The 'middle regions' can only be seen by people who fell in much earlier.  And they can't see the 'edge', where you are!

And now for the serious part. 

The hard part of this problem is defining the volume inside a black hole. 

If you choose a moment in time, the black hole's event horizon at that moment is a sphere.  There are infinitely many ways to extend this sphere to a solid ball.  In other words: there are many ways to choose a slice of space inside the black hole whose boundary is your chosen sphere. 

The slice can bend forwards in time, or backwards in time.  We can choose a wiggly slice or a smooth one.  Each slice has its own volume.  

How do you choose one, so you can calculate its volume? Christodoulou and Rovelli choose the one with the largest volume. This may sound like it's cheating.  But it's not.

Think of a simpler problem one dimension down.  You have a loop of wire.  You ask me: "What's the area of the surface whose boundary is this loop?" 

I say: "That's a meaningless question!  Which surface?  There are lots!"  

You say: "Pick the best one!"

So, it's up to me.   I take some soapy water and make a soap film whose boundary is that loop.  That's the surface I use.   If the loop of wire is not too crazy in its shape, this surface is uniquely defined.   In some sense it's the "least wiggly" surface I could choose.

This surface minimizes the area.  A more wiggly surface would have more area.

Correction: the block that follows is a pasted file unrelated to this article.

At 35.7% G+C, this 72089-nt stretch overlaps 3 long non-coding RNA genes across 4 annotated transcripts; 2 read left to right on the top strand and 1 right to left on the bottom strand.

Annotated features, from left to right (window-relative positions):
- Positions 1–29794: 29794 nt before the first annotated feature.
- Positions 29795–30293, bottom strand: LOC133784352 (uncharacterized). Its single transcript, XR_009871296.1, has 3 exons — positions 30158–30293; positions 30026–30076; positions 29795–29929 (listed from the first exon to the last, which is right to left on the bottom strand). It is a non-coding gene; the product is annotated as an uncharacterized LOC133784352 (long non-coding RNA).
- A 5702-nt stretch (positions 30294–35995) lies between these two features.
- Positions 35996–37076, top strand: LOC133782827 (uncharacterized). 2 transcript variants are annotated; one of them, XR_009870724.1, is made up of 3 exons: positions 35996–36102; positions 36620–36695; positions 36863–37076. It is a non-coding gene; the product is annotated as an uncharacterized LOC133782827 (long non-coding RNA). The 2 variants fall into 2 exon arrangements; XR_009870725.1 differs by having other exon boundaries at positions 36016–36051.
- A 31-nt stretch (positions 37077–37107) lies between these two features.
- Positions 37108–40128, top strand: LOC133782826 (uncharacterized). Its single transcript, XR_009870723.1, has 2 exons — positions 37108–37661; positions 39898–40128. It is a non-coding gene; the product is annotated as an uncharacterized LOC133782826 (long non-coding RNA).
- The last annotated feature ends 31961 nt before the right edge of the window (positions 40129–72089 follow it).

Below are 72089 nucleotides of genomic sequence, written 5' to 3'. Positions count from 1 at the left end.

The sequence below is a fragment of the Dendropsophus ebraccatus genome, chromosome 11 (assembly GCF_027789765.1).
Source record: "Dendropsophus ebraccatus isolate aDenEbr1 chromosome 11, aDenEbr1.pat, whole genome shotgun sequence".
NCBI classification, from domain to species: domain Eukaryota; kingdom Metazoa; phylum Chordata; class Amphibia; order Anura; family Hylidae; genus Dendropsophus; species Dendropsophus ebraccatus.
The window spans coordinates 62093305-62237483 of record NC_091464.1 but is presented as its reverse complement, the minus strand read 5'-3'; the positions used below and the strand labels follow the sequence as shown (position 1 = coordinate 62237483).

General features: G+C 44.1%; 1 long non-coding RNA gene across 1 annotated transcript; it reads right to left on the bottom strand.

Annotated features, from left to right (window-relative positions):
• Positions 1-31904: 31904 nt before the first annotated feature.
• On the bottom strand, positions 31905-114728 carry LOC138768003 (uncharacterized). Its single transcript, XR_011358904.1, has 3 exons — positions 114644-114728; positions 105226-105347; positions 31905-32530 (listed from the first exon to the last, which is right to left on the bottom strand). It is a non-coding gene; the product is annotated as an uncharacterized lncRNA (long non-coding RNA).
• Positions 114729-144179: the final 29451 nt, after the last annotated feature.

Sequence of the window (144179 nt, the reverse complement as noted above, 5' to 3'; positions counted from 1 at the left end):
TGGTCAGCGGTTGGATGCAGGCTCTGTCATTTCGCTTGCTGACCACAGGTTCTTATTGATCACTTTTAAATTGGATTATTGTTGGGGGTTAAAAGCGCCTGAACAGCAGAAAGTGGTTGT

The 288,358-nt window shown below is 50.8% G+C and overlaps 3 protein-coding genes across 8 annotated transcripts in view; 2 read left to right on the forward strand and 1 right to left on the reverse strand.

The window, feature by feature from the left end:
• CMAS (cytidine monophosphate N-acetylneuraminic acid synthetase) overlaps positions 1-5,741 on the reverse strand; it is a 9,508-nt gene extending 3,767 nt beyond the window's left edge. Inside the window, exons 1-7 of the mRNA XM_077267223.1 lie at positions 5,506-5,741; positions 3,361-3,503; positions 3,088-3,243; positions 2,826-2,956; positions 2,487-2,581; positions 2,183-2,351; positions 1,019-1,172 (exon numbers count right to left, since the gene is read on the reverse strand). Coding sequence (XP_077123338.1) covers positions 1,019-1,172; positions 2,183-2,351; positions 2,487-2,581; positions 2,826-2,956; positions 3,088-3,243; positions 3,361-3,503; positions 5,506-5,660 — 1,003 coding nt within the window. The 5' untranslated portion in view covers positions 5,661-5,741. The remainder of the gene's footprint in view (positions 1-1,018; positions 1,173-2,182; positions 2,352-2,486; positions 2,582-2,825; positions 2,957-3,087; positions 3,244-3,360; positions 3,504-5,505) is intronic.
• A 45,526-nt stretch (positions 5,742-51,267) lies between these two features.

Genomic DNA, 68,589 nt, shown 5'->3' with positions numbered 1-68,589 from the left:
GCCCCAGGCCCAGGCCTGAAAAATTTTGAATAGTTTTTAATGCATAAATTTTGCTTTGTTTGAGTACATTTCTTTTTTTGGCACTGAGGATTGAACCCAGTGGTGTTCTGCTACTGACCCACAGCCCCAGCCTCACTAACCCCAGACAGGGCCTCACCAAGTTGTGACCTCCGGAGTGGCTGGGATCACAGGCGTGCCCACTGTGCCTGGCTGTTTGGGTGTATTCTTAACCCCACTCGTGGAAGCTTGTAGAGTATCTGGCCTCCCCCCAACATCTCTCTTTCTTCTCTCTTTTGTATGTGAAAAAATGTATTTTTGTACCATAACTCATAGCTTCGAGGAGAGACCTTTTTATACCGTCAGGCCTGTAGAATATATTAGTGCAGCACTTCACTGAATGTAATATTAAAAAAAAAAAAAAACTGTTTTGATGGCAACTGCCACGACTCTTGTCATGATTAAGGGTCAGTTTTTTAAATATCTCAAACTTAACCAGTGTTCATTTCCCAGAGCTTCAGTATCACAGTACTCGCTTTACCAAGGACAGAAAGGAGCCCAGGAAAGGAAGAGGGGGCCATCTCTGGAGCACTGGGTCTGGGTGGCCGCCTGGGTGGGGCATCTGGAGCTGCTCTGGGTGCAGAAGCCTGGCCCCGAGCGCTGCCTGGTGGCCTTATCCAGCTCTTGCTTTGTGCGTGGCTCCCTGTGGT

Christodoulou and Rovelli are doing the same thing.  But spacetime is different than space!   If you choose a wiggly 3-dimensional spatial surface in spacetime, it will have less volume than a flatter surface with the same boundary!  

So, the way to pick the flattest, nicest spatial surface inside our black hole is to pick the one that maximizes the volume. 

If you tried to minimize the volume, you could get it as close to zero as you wanted.  And this would have nothing to do with black holes!   This would be true even in your living room.

Puzzle: why?

Here's the paper:

• Marios Christodoulou and Carlo Rovelli, How big is a black hole?, http://arxiv.org/abs/1411.2854.

#spnetwork arXiv:1441.2854 #generalRelativity  
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No idea. John Baez's riddles and puzzles ate up almost 3 days of my life via Wikipedia reading and commenting. The dude is a legit genus (compared to me and probably most people) in multiple domains. I learned so much with his puzzles but they can be so difficult you need to already be "in the know" with regard to quantum mechanics. Also be sure to try and cite your sources if you try to really get deep into stuff with him. I think he keeps the looneys in check by doing that.